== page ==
Back in March of this year, Trump boasted at a debate that the U.S. military would follow his orders irrespective of their legality.  In this latest debate, he yet again revealed that he has no real knowledge of America’s nuclear capability and how modern and powerful (and scary) it truly is.

Sure, Trump is crude, lewd, and sexist, but those qualities won’t destroy the world as we know it.  Ignorance about nuclear weapons, combined with impetuosity and an avowed affection for he-man wild-card generals like George S. Patton and Douglas MacArthur, is a recipe for utter disaster.

Ignorance and Dishonesty: Trump, Hillary, and Nuclear Genocide

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Some honesty, please!

W.J. Astore

Should the United States reject the “first use” of nuclear weapons?  That question was put to Hillary Clinton and Donald Trump during their first debate.  Colonel (retired) Andrew Bacevich asks us to take their answers seriously in his latest insightful essay at TomDispatch.com, which I urge you to read here in full.

Trump was asked to respond first, and his rambling answer, I thought, showed the evidence of someone who had crammed for a test.  He was desperate to show he knew something – anything – about America’s nuclear forces (here some may recall how Trump obviously knew little about America’s nuclear triad during the Republican primary debates).  So Trump rambled on about obsolete B-52s flown by the sons and grandsons of previous pilots, a non sequitur since the B-52 has been continuously upgraded with new engines, advanced avionics, the latest in high-tech weaponry, and despite their age they’re still more than capable of doing the job.  But somebody must have told Trump to use the B-52’s age as a talking point, and he was determined to get it in.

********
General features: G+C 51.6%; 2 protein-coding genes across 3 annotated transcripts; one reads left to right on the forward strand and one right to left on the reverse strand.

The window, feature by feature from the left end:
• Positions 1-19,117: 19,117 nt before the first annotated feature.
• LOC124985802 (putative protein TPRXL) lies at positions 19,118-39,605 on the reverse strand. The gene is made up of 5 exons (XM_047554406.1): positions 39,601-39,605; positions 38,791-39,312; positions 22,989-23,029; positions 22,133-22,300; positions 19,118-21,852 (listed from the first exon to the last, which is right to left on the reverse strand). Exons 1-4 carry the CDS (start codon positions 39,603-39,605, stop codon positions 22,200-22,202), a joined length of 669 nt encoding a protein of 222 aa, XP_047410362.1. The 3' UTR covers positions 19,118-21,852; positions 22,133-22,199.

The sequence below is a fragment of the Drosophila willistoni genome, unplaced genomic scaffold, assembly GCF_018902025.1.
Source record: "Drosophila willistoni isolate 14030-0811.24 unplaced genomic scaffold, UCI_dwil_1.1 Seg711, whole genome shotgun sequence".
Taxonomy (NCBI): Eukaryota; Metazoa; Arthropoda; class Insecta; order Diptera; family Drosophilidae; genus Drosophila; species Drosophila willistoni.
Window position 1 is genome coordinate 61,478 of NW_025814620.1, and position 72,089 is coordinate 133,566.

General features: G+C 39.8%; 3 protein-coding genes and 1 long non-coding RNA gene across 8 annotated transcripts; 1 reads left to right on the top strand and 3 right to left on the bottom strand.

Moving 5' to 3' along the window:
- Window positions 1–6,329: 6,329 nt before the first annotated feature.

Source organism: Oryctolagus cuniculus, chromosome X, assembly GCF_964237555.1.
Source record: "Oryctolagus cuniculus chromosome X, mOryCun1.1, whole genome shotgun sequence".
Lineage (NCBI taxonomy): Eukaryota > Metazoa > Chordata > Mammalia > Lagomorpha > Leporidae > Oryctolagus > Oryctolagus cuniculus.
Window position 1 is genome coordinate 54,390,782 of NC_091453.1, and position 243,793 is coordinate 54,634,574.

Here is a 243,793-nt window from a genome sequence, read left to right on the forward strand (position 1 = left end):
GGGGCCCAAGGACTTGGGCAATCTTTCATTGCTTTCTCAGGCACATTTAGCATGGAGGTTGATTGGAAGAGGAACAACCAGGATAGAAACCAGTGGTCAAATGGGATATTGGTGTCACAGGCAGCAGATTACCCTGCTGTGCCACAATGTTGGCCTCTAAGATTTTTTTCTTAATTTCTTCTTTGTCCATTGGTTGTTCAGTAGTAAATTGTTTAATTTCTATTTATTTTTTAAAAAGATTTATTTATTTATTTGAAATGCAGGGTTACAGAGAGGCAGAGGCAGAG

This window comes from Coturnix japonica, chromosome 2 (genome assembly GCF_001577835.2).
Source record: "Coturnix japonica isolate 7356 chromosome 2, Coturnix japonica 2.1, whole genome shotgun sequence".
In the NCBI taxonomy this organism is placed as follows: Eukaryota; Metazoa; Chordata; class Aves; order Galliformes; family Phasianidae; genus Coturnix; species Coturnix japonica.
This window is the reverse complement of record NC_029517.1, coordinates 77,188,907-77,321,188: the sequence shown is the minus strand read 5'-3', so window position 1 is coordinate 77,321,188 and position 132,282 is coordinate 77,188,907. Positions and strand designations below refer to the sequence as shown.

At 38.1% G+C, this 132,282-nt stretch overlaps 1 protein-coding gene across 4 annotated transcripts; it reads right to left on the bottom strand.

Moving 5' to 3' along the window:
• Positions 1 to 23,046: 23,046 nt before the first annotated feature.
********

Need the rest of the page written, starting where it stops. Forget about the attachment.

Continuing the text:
As confused and incoherent as Trump’s reply was (read more about this at TomDispatch.com), at least he tried to grapple with the issue.  Trump did reject First Strike.  He did refer to the terror of nuclear war, even as he got lost in other talking points about North Korea, Iran, and allegations about how weak on national security Obama is.

By comparison, Clinton’s response was classic Hillary.  Avoid and evade.  Try to be all things to all voters.  Bloviate, in other words, as Warren G. Harding did in 1920.  In essence, Hillary ducked the question.  She refused to address the issue of first use of nuclear weapons; indeed, she didn’t address nuclear strategy and policy at all.  Instead, she drew a contrast between her experience and predictability versus Trump’s inexperience and unpredictability.  Her message was clear: I’m not talking about nuclear weapons or policy, except to say you shouldn’t trust Trump with the nuclear launch codes.

Who won on this question?  Bacevich is right to say neither candidate won, but it’s clear who lost: the American people.  And the world.

It’s shameful that this country hasn’t rejected the first use of nuclear weapons.  It’s also shameful that instead of working to eliminate nuclear weapons, the U.S. is actually planning to spend nearly a trillion dollars over the next 30 years to upgrade that arsenal.  For what possible strategic purpose, one must ask?  America’s current nuclear deterrent is the most powerful and survivable in the world.  No other country comes close.  There’s no rational reason to invest more money in nuclear weapons, unless you count the jobs and money related to building new nuclear submarines, weaponry, bombs, and all the other infrastructure related to America’s nuclear triad of Trident submarines, land-based bombers, and fixed missile silos.